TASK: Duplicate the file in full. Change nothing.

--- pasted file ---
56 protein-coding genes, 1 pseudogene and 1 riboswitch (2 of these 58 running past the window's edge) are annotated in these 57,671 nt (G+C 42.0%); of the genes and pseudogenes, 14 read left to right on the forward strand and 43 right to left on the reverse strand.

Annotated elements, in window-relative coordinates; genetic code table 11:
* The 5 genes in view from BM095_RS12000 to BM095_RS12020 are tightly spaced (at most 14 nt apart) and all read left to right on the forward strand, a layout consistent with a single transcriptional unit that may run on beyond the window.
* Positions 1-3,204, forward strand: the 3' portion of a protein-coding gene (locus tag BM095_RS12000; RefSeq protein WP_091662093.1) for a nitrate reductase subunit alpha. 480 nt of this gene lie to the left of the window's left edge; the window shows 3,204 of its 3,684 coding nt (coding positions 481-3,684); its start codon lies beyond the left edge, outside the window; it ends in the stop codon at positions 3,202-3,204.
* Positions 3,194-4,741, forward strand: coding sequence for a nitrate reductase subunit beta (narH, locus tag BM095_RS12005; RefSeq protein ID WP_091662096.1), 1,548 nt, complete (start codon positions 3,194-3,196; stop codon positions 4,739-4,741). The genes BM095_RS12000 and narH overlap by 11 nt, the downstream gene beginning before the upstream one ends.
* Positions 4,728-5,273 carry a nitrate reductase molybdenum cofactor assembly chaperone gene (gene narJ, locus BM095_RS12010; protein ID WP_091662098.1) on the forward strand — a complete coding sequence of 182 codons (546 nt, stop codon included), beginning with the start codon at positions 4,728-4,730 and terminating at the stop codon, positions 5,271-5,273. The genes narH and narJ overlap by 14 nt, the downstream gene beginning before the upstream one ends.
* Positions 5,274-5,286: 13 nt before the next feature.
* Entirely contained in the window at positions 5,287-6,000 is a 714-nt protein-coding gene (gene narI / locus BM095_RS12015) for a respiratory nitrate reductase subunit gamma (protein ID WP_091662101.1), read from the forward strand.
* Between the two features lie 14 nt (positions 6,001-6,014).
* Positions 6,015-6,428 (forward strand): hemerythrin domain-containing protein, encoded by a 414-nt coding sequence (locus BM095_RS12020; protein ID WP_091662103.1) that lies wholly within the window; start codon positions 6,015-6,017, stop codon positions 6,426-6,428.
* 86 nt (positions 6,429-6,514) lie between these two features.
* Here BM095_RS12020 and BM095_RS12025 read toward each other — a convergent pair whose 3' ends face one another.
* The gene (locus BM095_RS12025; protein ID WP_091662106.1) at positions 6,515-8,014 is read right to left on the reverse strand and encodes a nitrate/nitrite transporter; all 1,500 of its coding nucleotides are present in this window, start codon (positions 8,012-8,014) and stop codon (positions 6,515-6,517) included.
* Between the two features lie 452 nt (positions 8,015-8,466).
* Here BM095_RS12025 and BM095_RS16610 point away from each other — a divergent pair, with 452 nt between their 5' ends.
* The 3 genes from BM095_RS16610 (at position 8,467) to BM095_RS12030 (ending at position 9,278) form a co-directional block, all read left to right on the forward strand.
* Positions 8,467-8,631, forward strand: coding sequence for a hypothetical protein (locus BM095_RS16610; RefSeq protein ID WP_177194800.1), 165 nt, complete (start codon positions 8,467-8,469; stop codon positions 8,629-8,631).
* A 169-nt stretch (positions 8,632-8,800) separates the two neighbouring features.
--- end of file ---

56 protein-coding genes, 1 pseudogene and 1 riboswitch (2 of these 58 running past the window's edge) are annotated in these 57,671 nt (G+C 42.0%); of the genes and pseudogenes, 14 read left to right on the forward strand and 43 right to left on the reverse strand.

Annotated elements, in window-relative coordinates; genetic code table 11:
* The 5 genes in view from BM095_RS12000 to BM095_RS12020 are tightly spaced (at most 14 nt apart) and all read left to right on the forward strand, a layout consistent with a single transcriptional unit that may run on beyond the window.
* Positions 1-3,204, forward strand: the 3' portion of a protein-coding gene (locus tag BM095_RS12000; RefSeq protein WP_091662093.1) for a nitrate reductase subunit alpha. 480 nt of this gene lie to the left of the window's left edge; the window shows 3,204 of its 3,684 coding nt (coding positions 481-3,684); its start codon lies beyond the left edge, outside the window; it ends in the stop codon at positions 3,202-3,204.
* Positions 3,194-4,741, forward strand: coding sequence for a nitrate reductase subunit beta (narH, locus tag BM095_RS12005; RefSeq protein ID WP_091662096.1), 1,548 nt, complete (start codon positions 3,194-3,196; stop codon positions 4,739-4,741). The genes BM095_RS12000 and narH overlap by 11 nt, the downstream gene beginning before the upstream one ends.
* Positions 4,728-5,273 carry a nitrate reductase molybdenum cofactor assembly chaperone gene (gene narJ, locus BM095_RS12010; protein ID WP_091662098.1) on the forward strand — a complete coding sequence of 182 codons (546 nt, stop codon included), beginning with the start codon at positions 4,728-4,730 and terminating at the stop codon, positions 5,271-5,273. The genes narH and narJ overlap by 14 nt, the downstream gene beginning before the upstream one ends.
* Positions 5,274-5,286: 13 nt before the next feature.
* Entirely contained in the window at positions 5,287-6,000 is a 714-nt protein-coding gene (gene narI / locus BM095_RS12015) for a respiratory nitrate reductase subunit gamma (protein ID WP_091662101.1), read from the forward strand.
* Between the two features lie 14 nt (positions 6,001-6,014).
* Positions 6,015-6,428 (forward strand): hemerythrin domain-containing protein, encoded by a 414-nt coding sequence (locus BM095_RS12020; protein ID WP_091662103.1) that lies wholly within the window; start codon positions 6,015-6,017, stop codon positions 6,426-6,428.
* 86 nt (positions 6,429-6,514) lie between these two features.
* Here BM095_RS12020 and BM095_RS12025 read toward each other — a convergent pair whose 3' ends face one another.
* The gene (locus BM095_RS12025; protein ID WP_091662106.1) at positions 6,515-8,014 is read right to left on the reverse strand and encodes a nitrate/nitrite transporter; all 1,500 of its coding nucleotides are present in this window, start codon (positions 8,012-8,014) and stop codon (positions 6,515-6,517) included.
* Between the two features lie 452 nt (positions 8,015-8,466).
* Here BM095_RS12025 and BM095_RS16610 point away from each other — a divergent pair, with 452 nt between their 5' ends.
* The 3 genes from BM095_RS16610 (at position 8,467) to BM095_RS12030 (ending at position 9,278) form a co-directional block, all read left to right on the forward strand.
* Positions 8,467-8,631, forward strand: coding sequence for a hypothetical protein (locus BM095_RS16610; RefSeq protein ID WP_177194800.1), 165 nt, complete (start codon positions 8,467-8,469; stop codon positions 8,629-8,631).
* A 169-nt stretch (positions 8,632-8,800) separates the two neighbouring features.